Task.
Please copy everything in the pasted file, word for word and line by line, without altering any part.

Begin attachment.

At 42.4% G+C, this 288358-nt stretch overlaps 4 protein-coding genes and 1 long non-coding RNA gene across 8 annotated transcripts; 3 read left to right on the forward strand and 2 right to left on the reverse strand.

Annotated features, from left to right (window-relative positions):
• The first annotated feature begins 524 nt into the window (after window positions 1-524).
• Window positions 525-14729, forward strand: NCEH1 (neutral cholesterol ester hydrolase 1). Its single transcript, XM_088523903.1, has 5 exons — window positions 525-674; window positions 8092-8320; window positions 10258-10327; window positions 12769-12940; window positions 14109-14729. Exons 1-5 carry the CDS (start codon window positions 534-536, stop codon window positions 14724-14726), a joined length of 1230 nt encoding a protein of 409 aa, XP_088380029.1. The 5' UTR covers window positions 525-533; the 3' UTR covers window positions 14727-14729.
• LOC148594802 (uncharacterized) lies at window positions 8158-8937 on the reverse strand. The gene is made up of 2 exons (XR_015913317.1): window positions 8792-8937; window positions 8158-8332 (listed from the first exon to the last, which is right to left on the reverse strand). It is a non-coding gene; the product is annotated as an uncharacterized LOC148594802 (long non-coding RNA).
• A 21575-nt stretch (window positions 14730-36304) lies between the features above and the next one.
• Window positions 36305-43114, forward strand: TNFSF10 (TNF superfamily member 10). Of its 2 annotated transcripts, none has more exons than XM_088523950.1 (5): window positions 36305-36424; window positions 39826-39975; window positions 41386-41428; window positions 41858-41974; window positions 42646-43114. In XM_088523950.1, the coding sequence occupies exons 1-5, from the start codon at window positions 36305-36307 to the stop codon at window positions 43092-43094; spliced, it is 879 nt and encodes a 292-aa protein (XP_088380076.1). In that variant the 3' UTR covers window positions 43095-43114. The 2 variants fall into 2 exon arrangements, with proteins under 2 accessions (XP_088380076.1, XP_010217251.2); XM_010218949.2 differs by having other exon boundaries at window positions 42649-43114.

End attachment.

At 42.4% G+C, this 288358-nt stretch overlaps 4 protein-coding genes and 1 long non-coding RNA gene across 8 annotated transcripts; 3 read left to right on the forward strand and 2 right to left on the reverse strand.

Annotated features, from left to right (window-relative positions):
• The first annotated feature begins 524 nt into the window (after window positions 1-524).
• Window positions 525-14729, forward strand: NCEH1 (neutral cholesterol ester hydrolase 1). Its single transcript, XM_088523903.1, has 5 exons — window positions 525-674; window positions 8092-8320; window positions 10258-10327; window positions 12769-12940; window positions 14109-14729. Exons 1-5 carry the CDS (start codon window positions 534-536, stop codon window positions 14724-14726), a joined length of 1230 nt encoding a protein of 409 aa, XP_088380029.1. The 5' UTR covers window positions 525-533; the 3' UTR covers window positions 14727-14729.
• LOC148594802 (uncharacterized) lies at window positions 8158-8937 on the reverse strand. The gene is made up of 2 exons (XR_015913317.1): window positions 8792-8937; window positions 8158-8332 (listed from the first exon to the last, which is right to left on the reverse strand). It is a non-coding gene; the product is annotated as an uncharacterized LOC148594802 (long non-coding RNA).
• A 21575-nt stretch (window positions 14730-36304) lies between the features above and the next one.
• Window positions 36305-43114, forward strand: TNFSF10 (TNF superfamily member 10). Of its 2 annotated transcripts, none has more exons than XM_088523950.1 (5): window positions 36305-36424; window positions 39826-39975; window positions 41386-41428; window positions 41858-41974; window positions 42646-43114. In XM_088523950.1, the coding sequence occupies exons 1-5, from the start codon at window positions 36305-36307 to the stop codon at window positions 43092-43094; spliced, it is 879 nt and encodes a 292-aa protein (XP_088380076.1). In that variant the 3' UTR covers window positions 43095-43114. The 2 variants fall into 2 exon arrangements, with proteins under 2 accessions (XP_088380076.1, XP_010217251.2); XM_010218949.2 differs by having other exon boundaries at window positions 42649-43114.